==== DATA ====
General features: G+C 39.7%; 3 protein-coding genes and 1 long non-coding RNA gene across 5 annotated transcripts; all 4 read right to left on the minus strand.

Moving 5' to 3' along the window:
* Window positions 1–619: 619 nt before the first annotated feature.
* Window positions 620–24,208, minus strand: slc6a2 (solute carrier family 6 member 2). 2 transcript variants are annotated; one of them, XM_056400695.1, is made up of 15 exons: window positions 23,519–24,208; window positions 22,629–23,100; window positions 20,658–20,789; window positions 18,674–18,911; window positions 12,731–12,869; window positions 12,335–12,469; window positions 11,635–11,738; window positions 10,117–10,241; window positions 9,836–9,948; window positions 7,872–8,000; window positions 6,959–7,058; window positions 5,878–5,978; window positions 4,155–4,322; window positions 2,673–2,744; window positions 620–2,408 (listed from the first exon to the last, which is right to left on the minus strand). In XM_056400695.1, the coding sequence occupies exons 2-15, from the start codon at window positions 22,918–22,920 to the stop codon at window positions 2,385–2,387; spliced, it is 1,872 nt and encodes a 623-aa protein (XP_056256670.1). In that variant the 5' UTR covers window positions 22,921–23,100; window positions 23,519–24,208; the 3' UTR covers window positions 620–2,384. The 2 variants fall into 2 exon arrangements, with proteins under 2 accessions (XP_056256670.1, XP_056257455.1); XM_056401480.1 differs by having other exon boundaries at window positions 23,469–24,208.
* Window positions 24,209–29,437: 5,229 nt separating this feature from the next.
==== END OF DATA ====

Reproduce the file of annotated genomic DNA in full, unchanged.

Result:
General features: G+C 39.7%; 3 protein-coding genes and 1 long non-coding RNA gene across 5 annotated transcripts; all 4 read right to left on the minus strand.

Moving 5' to 3' along the window:
* Window positions 1–619: 619 nt before the first annotated feature.
* Window positions 620–24,208, minus strand: slc6a2 (solute carrier family 6 member 2). 2 transcript variants are annotated; one of them, XM_056400695.1, is made up of 15 exons: window positions 23,519–24,208; window positions 22,629–23,100; window positions 20,658–20,789; window positions 18,674–18,911; window positions 12,731–12,869; window positions 12,335–12,469; window positions 11,635–11,738; window positions 10,117–10,241; window positions 9,836–9,948; window positions 7,872–8,000; window positions 6,959–7,058; window positions 5,878–5,978; window positions 4,155–4,322; window positions 2,673–2,744; window positions 620–2,408 (listed from the first exon to the last, which is right to left on the minus strand). In XM_056400695.1, the coding sequence occupies exons 2-15, from the start codon at window positions 22,918–22,920 to the stop codon at window positions 2,385–2,387; spliced, it is 1,872 nt and encodes a 623-aa protein (XP_056256670.1). In that variant the 5' UTR covers window positions 22,921–23,100; window positions 23,519–24,208; the 3' UTR covers window positions 620–2,384. The 2 variants fall into 2 exon arrangements, with proteins under 2 accessions (XP_056256670.1, XP_056257455.1); XM_056401480.1 differs by having other exon boundaries at window positions 23,469–24,208.
* Window positions 24,209–29,437: 5,229 nt separating this feature from the next.